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[personal profile] kitchen_kink
So yesterday, I decided to make ice cream from this recipe by David Lebowitz. (He doesn't tend to fail me.) I chose, however, to sweeten my ice cream with honey rather than sugar.

Well, did you know that honey is acidic? To borrow a page from [livejournal.com profile] sparkymonster, WHO KNEW

Turns out if you heat up good milk and good raw honey in a pan together, you will get MELTED HONEY AND CURDLED MILK.

I let the gross-looking mess sit there with the vanilla in it and steep anyway, because dude, 3/4 cup of local raw honey is expensive and I wanted to see if I could salvage it.

Turns out I was in luck. I did the custard Very Carefully and it actually sort of reconstituted, and when I strained it into the cream, most of the tiny solid bits stayed behind. I churned it this morning, and whoa, it's amazingly tasty. So, not a total fail. Still, I think next time I'll try this recipe, which was developed with honey in mind. (Pro tip: apparently you add the honey at the end. WHO KNEW)

Date: 2012-04-25 02:16 pm (UTC)
From: [identity profile] infinitehotel.livejournal.com
Surprise acids have definitely caught me a couple of times when I've gotten particularly experimental with ice cream. One extra bit of knowledge that helps is the possibility of curdling goes down as the fat content of your wort goes up. So adding acidic ingredients to the milk and cream together (particularly once they're warm) helps to avoid the brain soup effect. :)

Date: 2012-04-25 02:36 pm (UTC)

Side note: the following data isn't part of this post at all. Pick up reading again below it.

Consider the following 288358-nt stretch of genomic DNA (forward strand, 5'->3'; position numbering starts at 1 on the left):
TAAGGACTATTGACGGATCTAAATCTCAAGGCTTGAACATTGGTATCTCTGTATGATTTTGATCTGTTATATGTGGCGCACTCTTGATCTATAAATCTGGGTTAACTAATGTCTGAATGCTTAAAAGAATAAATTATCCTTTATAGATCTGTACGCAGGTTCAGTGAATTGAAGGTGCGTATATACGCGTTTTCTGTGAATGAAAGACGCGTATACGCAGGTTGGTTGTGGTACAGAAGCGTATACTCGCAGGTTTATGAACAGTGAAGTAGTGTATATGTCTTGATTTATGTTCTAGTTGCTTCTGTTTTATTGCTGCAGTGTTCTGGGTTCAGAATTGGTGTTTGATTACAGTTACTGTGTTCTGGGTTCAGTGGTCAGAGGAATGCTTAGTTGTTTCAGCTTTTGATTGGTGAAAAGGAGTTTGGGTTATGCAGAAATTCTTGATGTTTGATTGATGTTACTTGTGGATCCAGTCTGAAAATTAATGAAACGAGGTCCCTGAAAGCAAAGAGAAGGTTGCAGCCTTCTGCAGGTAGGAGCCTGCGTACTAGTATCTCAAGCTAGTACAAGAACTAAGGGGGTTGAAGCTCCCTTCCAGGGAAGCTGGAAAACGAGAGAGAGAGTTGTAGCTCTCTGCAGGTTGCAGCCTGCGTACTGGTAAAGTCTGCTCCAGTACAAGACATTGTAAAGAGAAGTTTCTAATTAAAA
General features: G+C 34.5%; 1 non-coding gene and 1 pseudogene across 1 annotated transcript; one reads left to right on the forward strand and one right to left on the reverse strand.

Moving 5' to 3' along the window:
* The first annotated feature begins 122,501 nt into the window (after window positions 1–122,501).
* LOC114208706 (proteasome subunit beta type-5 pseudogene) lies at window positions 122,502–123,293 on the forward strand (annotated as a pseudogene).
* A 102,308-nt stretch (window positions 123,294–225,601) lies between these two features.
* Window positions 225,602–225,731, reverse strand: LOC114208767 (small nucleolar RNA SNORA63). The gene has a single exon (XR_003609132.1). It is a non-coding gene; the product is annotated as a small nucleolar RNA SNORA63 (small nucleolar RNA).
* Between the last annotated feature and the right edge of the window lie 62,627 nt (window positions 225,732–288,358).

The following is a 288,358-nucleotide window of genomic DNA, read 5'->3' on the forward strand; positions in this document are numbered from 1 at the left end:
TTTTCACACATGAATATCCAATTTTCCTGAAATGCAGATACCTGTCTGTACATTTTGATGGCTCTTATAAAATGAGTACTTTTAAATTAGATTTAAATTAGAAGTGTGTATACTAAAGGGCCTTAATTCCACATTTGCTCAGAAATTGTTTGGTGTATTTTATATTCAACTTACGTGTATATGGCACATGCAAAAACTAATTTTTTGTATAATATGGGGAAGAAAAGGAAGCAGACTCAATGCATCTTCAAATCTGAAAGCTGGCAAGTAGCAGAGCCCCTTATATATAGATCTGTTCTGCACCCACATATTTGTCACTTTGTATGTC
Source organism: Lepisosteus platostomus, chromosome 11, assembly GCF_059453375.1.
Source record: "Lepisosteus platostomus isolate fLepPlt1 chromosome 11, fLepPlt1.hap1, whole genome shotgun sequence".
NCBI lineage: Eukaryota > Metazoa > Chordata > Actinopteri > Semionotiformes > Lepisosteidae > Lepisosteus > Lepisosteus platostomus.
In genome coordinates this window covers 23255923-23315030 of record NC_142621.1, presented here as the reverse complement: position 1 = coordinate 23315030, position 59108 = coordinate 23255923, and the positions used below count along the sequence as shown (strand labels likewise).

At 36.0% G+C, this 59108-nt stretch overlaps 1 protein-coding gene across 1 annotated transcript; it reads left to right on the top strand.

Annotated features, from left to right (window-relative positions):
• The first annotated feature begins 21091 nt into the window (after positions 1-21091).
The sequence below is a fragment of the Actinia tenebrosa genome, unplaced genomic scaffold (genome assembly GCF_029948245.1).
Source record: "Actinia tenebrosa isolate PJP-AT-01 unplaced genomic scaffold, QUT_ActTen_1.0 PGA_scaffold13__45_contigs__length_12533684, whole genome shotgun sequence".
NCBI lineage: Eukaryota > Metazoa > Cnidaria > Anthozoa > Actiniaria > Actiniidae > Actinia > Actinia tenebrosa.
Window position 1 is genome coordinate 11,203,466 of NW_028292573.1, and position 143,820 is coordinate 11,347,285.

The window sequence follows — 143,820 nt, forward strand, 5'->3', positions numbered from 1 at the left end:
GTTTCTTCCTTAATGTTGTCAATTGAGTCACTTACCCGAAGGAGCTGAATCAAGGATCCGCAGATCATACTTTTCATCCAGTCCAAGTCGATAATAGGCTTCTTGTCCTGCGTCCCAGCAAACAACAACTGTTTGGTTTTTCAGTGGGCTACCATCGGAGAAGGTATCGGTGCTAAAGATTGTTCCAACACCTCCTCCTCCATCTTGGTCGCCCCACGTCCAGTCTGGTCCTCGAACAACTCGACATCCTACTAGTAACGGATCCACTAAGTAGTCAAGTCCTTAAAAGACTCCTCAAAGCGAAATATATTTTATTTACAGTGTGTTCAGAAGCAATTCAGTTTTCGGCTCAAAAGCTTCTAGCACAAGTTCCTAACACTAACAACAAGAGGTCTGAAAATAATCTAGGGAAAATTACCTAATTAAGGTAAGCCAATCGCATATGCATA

From: [identity profile] trowa-barton.livejournal.com
I never had that problem when I made Spicy Brains, even though I use whole milk.
Then again, I don't completely replace sugar with honey.
UPDATE: I am curious to know how much of the recipe calls for heavy cream versus milk. How much of the recipe calls for sugar versus honey?
Edited Date: 2012-04-26 04:59 am (UTC)

Date: 2012-04-26 03:04 pm (UTC)
From: [identity profile] dietrich.livejournal.com
So the problem was that the recipe was for regular, sugar-sweetened vanilla with custard. In such recipes, you mix up the milk and sugar, steep the vanilla, and then make the custard from that, adding it to the cream last. Substituting honey caused the curdling.

In the recipe I later found I should've used, you make the custard up front without sweetener, add the cream, then add the whole thing to the honey at the end. Which is apparently the way to do it if you don't want a curdled mess. :)

Per some folks above, yeah, I'm sure the other way that would work would be to mix in the cream with everything else up front, to up the fat content.

Date: 2012-04-26 03:30 pm (UTC)
From: [identity profile] trowa-barton.livejournal.com
This is why I treat the creation of Spicy Brains like a Minbari ritual. Order and quality of ingredients is very important.

Date: 2012-04-25 06:26 pm (UTC)
From: [identity profile] sparkymonster.livejournal.com
*shudders*

I had a similar revelation when it came to using fresh ginger in an ice cream recipe. OH THE CURDLING

Date: 2012-04-26 04:56 am (UTC)
From: [identity profile] trowa-barton.livejournal.com
I'm curious:
How much of the recipe called for milk, and how much of it called for heavy cream?

Date: 2012-04-26 03:05 pm (UTC)
From: [identity profile] sparkymonster.livejournal.com
I don't recall the recipe, just the horrible curdling.

I was using delicious high fat dairy products though (woo Highlawn Farm Jersey cows!).

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